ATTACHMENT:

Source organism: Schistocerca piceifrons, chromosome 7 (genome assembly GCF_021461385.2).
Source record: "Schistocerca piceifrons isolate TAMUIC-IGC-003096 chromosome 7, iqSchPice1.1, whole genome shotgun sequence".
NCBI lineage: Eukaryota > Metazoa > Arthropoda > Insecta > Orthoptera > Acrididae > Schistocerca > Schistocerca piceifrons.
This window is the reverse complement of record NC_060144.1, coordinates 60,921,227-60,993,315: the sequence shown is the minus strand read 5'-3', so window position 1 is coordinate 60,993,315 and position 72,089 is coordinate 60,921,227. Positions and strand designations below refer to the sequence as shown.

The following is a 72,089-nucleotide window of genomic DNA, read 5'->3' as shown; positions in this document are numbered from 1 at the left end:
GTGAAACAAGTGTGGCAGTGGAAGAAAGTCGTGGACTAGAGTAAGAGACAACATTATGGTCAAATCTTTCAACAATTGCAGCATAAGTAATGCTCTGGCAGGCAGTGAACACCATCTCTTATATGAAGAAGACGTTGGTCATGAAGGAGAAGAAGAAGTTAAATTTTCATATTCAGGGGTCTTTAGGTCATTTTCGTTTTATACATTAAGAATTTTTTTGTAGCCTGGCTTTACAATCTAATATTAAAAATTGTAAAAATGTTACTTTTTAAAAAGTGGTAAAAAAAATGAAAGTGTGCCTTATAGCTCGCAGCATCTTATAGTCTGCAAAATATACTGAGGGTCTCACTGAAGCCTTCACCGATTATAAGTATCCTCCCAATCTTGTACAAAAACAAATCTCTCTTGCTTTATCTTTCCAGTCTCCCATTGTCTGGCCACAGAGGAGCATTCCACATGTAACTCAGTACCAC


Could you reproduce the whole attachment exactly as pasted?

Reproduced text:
Source organism: Schistocerca piceifrons, chromosome 7 (genome assembly GCF_021461385.2).
Source record: "Schistocerca piceifrons isolate TAMUIC-IGC-003096 chromosome 7, iqSchPice1.1, whole genome shotgun sequence".
NCBI lineage: Eukaryota > Metazoa > Arthropoda > Insecta > Orthoptera > Acrididae > Schistocerca > Schistocerca piceifrons.
This window is the reverse complement of record NC_060144.1, coordinates 60,921,227-60,993,315: the sequence shown is the minus strand read 5'-3', so window position 1 is coordinate 60,993,315 and position 72,089 is coordinate 60,921,227. Positions and strand designations below refer to the sequence as shown.

The following is a 72,089-nucleotide window of genomic DNA, read 5'->3' as shown; positions in this document are numbered from 1 at the left end:
GTGAAACAAGTGTGGCAGTGGAAGAAAGTCGTGGACTAGAGTAAGAGACAACATTATGGTCAAATCTTTCAACAATTGCAGCATAAGTAATGCTCTGGCAGGCAGTGAACACCATCTCTTATATGAAGAAGACGTTGGTCATGAAGGAGAAGAAGAAGTTAAATTTTCATATTCAGGGGTCTTTAGGTCATTTTCGTTTTATACATTAAGAATTTTTTTGTAGCCTGGCTTTACAATCTAATATTAAAAATTGTAAAAATGTTACTTTTTAAAAAGTGGTAAAAAAAATGAAAGTGTGCCTTATAGCTCGCAGCATCTTATAGTCTGCAAAATATACTGAGGGTCTCACTGAAGCCTTCACCGATTATAAGTATCCTCCCAATCTTGTACAAAAACAAATCTCTCTTGCTTTATCTTTCCAGTCTCCCATTGTCTGGCCACAGAGGAGCATTCCACATGTAACTCAGTACCAC